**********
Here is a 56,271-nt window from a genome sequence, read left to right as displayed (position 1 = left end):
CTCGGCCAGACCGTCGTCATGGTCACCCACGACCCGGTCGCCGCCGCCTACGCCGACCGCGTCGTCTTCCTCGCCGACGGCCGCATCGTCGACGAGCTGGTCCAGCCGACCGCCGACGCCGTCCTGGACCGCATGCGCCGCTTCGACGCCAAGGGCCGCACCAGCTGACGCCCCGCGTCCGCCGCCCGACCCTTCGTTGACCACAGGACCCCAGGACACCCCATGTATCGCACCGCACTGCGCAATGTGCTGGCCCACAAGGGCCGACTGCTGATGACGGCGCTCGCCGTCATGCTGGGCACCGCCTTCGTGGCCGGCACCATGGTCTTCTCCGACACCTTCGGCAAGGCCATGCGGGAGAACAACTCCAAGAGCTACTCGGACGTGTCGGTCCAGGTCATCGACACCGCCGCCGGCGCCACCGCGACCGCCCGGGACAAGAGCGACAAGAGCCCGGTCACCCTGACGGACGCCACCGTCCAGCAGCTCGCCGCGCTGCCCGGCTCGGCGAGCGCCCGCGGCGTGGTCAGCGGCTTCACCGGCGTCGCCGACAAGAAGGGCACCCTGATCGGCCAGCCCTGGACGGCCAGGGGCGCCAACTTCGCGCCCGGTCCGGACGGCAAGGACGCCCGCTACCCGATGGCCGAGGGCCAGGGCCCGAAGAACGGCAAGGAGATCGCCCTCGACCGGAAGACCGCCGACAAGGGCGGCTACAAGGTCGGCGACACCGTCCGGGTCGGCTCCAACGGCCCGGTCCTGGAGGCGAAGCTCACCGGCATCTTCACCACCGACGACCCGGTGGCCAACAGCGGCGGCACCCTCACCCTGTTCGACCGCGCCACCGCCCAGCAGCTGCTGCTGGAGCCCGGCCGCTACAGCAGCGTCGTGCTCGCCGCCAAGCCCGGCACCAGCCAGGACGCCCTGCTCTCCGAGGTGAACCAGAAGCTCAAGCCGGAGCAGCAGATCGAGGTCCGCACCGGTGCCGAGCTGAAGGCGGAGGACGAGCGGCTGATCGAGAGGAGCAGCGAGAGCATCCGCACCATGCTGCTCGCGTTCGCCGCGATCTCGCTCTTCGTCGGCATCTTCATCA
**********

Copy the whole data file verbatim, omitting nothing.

Here is a 56,271-nt window from a genome sequence, read left to right as displayed (position 1 = left end):
CTCGGCCAGACCGTCGTCATGGTCACCCACGACCCGGTCGCCGCCGCCTACGCCGACCGCGTCGTCTTCCTCGCCGACGGCCGCATCGTCGACGAGCTGGTCCAGCCGACCGCCGACGCCGTCCTGGACCGCATGCGCCGCTTCGACGCCAAGGGCCGCACCAGCTGACGCCCCGCGTCCGCCGCCCGACCCTTCGTTGACCACAGGACCCCAGGACACCCCATGTATCGCACCGCACTGCGCAATGTGCTGGCCCACAAGGGCCGACTGCTGATGACGGCGCTCGCCGTCATGCTGGGCACCGCCTTCGTGGCCGGCACCATGGTCTTCTCCGACACCTTCGGCAAGGCCATGCGGGAGAACAACTCCAAGAGCTACTCGGACGTGTCGGTCCAGGTCATCGACACCGCCGCCGGCGCCACCGCGACCGCCCGGGACAAGAGCGACAAGAGCCCGGTCACCCTGACGGACGCCACCGTCCAGCAGCTCGCCGCGCTGCCCGGCTCGGCGAGCGCCCGCGGCGTGGTCAGCGGCTTCACCGGCGTCGCCGACAAGAAGGGCACCCTGATCGGCCAGCCCTGGACGGCCAGGGGCGCCAACTTCGCGCCCGGTCCGGACGGCAAGGACGCCCGCTACCCGATGGCCGAGGGCCAGGGCCCGAAGAACGGCAAGGAGATCGCCCTCGACCGGAAGACCGCCGACAAGGGCGGCTACAAGGTCGGCGACACCGTCCGGGTCGGCTCCAACGGCCCGGTCCTGGAGGCGAAGCTCACCGGCATCTTCACCACCGACGACCCGGTGGCCAACAGCGGCGGCACCCTCACCCTGTTCGACCGCGCCACCGCCCAGCAGCTGCTGCTGGAGCCCGGCCGCTACAGCAGCGTCGTGCTCGCCGCCAAGCCCGGCACCAGCCAGGACGCCCTGCTCTCCGAGGTGAACCAGAAGCTCAAGCCGGAGCAGCAGATCGAGGTCCGCACCGGTGCCGAGCTGAAGGCGGAGGACGAGCGGCTGATCGAGAGGAGCAGCGAGAGCATCCGCACCATGCTGCTCGCGTTCGCCGCGATCTCGCTCTTCGTCGGCATCTTCATCA